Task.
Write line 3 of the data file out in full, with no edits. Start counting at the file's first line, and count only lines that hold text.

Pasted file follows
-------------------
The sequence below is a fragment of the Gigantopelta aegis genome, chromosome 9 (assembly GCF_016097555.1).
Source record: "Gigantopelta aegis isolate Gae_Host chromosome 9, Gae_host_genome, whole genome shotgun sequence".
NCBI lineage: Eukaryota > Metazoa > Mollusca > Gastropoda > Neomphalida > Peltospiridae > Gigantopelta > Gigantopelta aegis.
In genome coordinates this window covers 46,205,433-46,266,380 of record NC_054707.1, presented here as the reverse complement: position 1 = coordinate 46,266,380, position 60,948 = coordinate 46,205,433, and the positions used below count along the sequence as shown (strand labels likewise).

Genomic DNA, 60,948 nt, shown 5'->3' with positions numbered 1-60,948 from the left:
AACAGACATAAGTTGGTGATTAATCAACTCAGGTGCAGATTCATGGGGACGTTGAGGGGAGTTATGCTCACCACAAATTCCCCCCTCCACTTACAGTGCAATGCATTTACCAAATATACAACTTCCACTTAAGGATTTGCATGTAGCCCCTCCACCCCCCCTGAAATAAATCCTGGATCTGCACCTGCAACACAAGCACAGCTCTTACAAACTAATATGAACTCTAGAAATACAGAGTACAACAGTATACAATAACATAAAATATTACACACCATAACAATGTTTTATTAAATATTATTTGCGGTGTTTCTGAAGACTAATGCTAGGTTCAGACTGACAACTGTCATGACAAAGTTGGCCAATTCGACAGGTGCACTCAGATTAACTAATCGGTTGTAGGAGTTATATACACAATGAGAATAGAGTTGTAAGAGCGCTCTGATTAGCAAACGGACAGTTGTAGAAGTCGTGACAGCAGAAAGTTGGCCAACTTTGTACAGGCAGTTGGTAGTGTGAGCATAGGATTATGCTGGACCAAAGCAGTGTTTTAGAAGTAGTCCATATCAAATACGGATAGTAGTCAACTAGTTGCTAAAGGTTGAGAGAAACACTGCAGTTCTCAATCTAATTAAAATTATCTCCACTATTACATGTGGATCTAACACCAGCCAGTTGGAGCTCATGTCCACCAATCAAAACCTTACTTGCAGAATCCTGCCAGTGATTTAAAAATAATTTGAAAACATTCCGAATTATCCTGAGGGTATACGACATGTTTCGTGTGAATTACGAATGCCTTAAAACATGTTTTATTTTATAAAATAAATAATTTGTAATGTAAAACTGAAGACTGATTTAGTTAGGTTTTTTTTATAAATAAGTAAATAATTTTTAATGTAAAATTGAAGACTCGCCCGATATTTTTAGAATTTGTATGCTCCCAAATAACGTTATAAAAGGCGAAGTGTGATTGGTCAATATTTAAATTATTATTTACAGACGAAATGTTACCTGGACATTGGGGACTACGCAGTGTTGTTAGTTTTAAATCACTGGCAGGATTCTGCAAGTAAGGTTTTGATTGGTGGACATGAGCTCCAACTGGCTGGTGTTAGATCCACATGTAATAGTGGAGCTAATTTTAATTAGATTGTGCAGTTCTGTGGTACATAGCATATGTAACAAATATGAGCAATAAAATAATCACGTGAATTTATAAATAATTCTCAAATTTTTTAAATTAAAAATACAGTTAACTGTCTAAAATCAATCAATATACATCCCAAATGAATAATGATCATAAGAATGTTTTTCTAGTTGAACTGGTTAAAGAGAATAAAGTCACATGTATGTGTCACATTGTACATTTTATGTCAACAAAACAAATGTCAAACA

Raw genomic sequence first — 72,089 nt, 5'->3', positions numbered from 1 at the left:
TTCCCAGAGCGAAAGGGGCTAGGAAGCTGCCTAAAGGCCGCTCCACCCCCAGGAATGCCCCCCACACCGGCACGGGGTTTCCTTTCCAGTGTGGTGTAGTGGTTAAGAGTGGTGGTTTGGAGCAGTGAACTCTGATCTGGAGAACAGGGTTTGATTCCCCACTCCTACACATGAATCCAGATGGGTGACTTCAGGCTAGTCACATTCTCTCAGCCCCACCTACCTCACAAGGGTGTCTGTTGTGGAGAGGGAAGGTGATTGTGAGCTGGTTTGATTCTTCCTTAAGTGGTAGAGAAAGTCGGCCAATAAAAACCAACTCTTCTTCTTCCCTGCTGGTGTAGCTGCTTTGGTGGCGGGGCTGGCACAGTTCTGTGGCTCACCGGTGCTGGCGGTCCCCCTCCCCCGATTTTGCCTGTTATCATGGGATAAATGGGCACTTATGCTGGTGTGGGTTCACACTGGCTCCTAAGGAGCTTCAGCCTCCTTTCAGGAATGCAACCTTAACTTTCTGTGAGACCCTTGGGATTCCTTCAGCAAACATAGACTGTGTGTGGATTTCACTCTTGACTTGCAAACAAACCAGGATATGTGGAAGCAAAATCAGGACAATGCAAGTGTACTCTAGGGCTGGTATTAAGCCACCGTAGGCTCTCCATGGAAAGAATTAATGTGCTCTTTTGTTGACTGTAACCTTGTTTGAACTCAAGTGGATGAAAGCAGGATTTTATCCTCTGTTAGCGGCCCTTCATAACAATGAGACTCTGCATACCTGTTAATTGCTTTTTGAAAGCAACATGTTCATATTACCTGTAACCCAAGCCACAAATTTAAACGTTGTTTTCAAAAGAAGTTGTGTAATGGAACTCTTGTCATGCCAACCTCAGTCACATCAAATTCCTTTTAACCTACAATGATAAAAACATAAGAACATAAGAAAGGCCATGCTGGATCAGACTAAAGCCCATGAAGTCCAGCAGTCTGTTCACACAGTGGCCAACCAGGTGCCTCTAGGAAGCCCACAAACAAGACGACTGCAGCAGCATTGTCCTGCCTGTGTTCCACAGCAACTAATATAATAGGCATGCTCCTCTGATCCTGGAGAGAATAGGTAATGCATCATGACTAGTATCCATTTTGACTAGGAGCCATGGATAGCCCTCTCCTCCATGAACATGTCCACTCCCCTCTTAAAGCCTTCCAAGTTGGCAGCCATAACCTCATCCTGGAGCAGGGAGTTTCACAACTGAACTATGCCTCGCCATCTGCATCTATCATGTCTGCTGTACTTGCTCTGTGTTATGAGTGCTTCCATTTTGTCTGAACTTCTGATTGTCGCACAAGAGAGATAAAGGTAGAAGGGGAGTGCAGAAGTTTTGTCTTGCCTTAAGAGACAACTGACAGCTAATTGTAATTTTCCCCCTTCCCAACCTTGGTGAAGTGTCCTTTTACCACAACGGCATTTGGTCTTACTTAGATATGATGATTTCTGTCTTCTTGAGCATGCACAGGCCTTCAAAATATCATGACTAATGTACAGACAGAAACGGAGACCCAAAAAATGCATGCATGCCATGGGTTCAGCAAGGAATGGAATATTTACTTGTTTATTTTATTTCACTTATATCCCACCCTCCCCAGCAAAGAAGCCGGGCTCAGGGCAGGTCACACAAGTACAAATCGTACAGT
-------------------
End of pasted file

NCBI lineage: Eukaryota > Metazoa > Mollusca > Gastropoda > Neomphalida > Peltospiridae > Gigantopelta > Gigantopelta aegis.